Palimony is court awarded financial support from one person to another where a long-term, non-marital relationship ends. Generally, palimony is given to a person who is financially dependent on the other person, relying on express or implied promises that his or her significant other will support him or her for the rest of their life. The key consideration of the courts was whether or not the financially dependent parties could support themselves on their own.
Until January of 2010, no New Jersey statute addressed palimony claims. New Jersey courts have treated these situations as if the parties had a contract, not like a marriage, where the right to support is based upon a support contract between the parties. The dependent party could bring a request for palimony where the supporting party breached their promise to support the dependent party for life.
On January 18, 2010, the New Jersey Legislature amended its Statute of Frauds, N.J.S.A. §25:1-5, adding subsection (h), to include non-marital personal agreements. The Statute of Frauds refers to the requirement that certain types of contracts must be memorialized in a signed writing in order to be recognized as a valid contract. The Statue states as follows:
No action shall be brought upon any of the following agreements or promises, unless the agreement or promise, upon which such action shall be brought or some memorandum or note thereof, shall be in writing and signed by the party to be charged therewith, or by some other person thereunto by him lawfully authorized: (h) A promise by one party to a non-marital personal relationship to provide support or other consideration for the other party, either during the course of such relationship or after its termination. For purposes of this subsection, no such written promise is binding unless it was made with the independent advice of counsel.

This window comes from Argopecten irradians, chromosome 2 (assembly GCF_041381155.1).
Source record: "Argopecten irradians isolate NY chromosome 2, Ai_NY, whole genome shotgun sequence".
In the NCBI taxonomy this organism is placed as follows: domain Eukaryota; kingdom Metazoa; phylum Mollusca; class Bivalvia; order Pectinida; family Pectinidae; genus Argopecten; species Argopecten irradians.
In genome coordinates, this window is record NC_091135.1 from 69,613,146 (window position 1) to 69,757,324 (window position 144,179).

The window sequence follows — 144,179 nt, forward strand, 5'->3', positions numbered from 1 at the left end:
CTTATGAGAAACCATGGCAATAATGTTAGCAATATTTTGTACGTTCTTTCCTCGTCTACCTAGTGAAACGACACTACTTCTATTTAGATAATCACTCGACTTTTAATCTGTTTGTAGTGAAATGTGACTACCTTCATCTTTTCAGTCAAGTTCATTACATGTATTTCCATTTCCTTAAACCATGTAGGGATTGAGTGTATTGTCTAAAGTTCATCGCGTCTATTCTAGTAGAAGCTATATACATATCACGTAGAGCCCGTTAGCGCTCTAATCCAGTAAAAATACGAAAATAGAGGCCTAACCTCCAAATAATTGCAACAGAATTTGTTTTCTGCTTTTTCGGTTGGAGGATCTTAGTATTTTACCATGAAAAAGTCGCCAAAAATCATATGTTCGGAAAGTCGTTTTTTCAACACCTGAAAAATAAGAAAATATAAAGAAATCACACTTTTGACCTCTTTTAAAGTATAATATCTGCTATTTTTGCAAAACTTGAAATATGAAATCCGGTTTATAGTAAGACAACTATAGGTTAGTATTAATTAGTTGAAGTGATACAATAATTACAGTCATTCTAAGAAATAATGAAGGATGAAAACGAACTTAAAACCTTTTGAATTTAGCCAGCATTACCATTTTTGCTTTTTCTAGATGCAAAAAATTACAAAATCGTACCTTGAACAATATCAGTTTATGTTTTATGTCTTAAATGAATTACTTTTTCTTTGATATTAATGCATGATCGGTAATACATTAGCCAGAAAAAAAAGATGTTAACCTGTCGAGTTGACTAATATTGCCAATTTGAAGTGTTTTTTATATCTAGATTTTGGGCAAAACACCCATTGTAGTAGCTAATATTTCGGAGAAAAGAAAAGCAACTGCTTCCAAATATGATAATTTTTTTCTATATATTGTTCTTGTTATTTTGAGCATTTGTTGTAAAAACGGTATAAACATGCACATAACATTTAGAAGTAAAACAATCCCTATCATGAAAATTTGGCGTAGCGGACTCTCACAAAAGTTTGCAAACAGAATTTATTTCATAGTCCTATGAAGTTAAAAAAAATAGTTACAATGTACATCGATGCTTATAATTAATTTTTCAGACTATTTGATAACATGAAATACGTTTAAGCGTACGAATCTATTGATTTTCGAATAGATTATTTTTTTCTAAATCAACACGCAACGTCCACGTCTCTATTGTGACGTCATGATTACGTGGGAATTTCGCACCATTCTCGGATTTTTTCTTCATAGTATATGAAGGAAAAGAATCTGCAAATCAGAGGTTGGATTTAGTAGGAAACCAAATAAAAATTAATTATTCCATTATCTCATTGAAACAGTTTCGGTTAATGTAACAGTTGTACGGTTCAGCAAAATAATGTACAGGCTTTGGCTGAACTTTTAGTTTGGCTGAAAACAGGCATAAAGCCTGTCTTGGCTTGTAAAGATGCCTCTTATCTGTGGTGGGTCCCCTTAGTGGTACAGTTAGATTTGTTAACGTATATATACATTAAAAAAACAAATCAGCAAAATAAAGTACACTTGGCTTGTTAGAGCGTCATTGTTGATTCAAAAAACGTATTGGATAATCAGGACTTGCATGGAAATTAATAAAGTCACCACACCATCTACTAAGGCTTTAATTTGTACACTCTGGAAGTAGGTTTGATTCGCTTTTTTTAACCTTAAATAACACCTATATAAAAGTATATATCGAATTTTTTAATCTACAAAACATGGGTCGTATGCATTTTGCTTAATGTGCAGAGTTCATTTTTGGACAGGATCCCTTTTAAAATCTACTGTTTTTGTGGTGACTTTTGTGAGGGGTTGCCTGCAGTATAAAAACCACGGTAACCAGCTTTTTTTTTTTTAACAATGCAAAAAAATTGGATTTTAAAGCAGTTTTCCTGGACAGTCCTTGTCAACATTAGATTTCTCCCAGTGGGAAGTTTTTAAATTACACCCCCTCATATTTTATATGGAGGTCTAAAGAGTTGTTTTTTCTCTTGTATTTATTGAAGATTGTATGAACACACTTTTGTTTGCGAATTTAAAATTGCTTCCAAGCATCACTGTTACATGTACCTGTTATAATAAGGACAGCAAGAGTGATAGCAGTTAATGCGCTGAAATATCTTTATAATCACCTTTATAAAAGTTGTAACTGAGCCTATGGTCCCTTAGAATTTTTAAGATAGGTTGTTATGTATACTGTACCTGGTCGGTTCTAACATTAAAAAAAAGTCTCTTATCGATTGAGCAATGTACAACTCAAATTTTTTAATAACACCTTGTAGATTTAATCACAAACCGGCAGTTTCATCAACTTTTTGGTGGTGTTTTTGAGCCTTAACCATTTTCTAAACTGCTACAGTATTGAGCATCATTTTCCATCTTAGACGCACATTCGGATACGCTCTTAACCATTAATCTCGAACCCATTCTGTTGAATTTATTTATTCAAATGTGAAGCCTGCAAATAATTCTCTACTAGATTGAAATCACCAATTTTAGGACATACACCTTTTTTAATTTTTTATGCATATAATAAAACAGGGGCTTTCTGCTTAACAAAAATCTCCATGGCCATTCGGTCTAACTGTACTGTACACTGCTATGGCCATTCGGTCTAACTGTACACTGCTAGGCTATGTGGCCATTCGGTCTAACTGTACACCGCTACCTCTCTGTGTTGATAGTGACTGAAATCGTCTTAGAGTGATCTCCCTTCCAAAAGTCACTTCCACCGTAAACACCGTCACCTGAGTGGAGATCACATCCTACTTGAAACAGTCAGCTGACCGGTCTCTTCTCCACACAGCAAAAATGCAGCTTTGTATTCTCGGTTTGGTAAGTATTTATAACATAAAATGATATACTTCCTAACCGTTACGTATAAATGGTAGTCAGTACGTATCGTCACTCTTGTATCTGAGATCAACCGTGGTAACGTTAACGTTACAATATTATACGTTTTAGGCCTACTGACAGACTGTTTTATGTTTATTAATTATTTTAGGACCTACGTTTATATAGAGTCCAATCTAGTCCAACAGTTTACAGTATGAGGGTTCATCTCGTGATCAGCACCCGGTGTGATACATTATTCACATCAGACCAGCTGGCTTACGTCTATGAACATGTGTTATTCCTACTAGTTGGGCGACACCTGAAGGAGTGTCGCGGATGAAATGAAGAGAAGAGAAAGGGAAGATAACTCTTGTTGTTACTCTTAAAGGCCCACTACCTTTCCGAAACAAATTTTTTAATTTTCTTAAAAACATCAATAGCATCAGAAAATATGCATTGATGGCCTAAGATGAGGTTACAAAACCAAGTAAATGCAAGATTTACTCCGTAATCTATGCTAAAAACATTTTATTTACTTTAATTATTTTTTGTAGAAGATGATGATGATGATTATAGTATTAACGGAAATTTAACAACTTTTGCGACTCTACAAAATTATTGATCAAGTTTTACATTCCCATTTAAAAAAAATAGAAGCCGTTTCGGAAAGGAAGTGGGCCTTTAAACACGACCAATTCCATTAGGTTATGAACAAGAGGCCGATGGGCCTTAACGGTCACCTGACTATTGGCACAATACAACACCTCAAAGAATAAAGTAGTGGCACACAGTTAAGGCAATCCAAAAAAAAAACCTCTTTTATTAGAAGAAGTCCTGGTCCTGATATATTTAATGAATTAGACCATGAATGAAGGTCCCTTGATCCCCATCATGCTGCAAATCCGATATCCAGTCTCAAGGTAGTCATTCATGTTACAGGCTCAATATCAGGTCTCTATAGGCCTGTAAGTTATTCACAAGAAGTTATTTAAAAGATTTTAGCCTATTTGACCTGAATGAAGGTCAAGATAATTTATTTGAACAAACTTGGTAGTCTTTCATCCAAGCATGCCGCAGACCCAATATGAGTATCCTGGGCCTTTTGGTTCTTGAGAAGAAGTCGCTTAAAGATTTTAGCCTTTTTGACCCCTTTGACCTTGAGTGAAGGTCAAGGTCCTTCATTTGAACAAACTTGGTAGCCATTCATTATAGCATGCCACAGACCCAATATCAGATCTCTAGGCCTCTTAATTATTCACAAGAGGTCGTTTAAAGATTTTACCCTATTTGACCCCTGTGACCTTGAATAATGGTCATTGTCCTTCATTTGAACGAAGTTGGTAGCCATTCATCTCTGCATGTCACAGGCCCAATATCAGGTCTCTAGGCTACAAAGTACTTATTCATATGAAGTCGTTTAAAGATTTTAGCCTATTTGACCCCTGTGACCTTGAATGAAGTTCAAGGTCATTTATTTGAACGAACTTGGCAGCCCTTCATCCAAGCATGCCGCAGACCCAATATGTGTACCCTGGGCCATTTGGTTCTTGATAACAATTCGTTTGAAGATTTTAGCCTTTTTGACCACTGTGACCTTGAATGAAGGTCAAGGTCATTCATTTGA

Thus, in order to be awarded palimony in New Jersey, the following must be proven:
(1) a long-term, non-marital relationship;
(2) a promise to support the party for life;
(3) a written agreement;
(4) the agreement must be signed by the person promising support to the other; and
(5) both parties must get independent advice from an attorney regarding the agreement.
The amended statute only applies prospectively, so an action that was filed before the effective date of the amendment is permitted to go forward and the existence of an agreement can be proven without a writing conforming to the amended statute. Botis v. Estate of Kudrick, N.J. Super. (App. Div. 2011). Additionally, the amended statute applies where a promise of support was made years before the statute became effective, but the relationship terminated after the effective date of the statute. Maeker v. Ross, N.J. Super. (App. Div. 2013).
Presently, the result in Maeker is being appealed to the Supreme Court of New Jersey. Unless Maeker is reversed, the current law in New Jersey is that any person wishing to initiate a palimony suit must now have the lifetime promise of financial support evidenced in writing, signed by his or her significant other, and both parties must have received the independent advice of counsel. As the law stands today, an undocumented palimony claim may no longer be viable in New Jersey.